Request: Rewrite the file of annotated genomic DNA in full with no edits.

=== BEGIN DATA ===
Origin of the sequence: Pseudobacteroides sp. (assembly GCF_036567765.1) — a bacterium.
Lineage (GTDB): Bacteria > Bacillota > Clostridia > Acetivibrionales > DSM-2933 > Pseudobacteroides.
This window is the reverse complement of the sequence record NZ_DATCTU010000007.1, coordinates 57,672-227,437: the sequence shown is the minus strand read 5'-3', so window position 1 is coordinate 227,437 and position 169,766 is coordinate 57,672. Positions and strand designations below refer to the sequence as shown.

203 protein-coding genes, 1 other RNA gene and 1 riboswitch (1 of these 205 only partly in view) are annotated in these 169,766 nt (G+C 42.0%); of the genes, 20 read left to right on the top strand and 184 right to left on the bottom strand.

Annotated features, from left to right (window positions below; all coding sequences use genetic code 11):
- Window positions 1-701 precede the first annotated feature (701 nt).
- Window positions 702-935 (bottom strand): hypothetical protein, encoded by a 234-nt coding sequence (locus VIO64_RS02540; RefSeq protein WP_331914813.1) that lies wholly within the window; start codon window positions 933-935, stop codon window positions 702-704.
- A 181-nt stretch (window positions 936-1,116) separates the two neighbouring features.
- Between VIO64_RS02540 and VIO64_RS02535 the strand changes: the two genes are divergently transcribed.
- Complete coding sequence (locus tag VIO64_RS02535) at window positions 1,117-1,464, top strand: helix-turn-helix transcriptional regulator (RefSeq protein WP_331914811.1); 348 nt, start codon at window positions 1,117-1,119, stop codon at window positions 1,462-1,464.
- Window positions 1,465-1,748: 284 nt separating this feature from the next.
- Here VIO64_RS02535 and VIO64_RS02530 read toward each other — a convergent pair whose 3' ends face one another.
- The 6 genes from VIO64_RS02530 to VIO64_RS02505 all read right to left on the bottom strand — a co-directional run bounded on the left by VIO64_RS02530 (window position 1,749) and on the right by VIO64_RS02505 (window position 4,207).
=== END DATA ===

Origin of the sequence: Pseudobacteroides sp. (assembly GCF_036567765.1) — a bacterium.
Lineage (GTDB): Bacteria > Bacillota > Clostridia > Acetivibrionales > DSM-2933 > Pseudobacteroides.
This window is the reverse complement of the sequence record NZ_DATCTU010000007.1, coordinates 57,672-227,437: the sequence shown is the minus strand read 5'-3', so window position 1 is coordinate 227,437 and position 169,766 is coordinate 57,672. Positions and strand designations below refer to the sequence as shown.

203 protein-coding genes, 1 other RNA gene and 1 riboswitch (1 of these 205 only partly in view) are annotated in these 169,766 nt (G+C 42.0%); of the genes, 20 read left to right on the top strand and 184 right to left on the bottom strand.

Annotated features, from left to right (window positions below; all coding sequences use genetic code 11):
- Window positions 1-701 precede the first annotated feature (701 nt).
- Window positions 702-935 (bottom strand): hypothetical protein, encoded by a 234-nt coding sequence (locus VIO64_RS02540; RefSeq protein WP_331914813.1) that lies wholly within the window; start codon window positions 933-935, stop codon window positions 702-704.
- A 181-nt stretch (window positions 936-1,116) separates the two neighbouring features.
- Between VIO64_RS02540 and VIO64_RS02535 the strand changes: the two genes are divergently transcribed.
- Complete coding sequence (locus tag VIO64_RS02535) at window positions 1,117-1,464, top strand: helix-turn-helix transcriptional regulator (RefSeq protein WP_331914811.1); 348 nt, start codon at window positions 1,117-1,119, stop codon at window positions 1,462-1,464.
- Window positions 1,465-1,748: 284 nt separating this feature from the next.
- Here VIO64_RS02535 and VIO64_RS02530 read toward each other — a convergent pair whose 3' ends face one another.
- The 6 genes from VIO64_RS02530 to VIO64_RS02505 all read right to left on the bottom strand — a co-directional run bounded on the left by VIO64_RS02530 (window position 1,749) and on the right by VIO64_RS02505 (window position 4,207).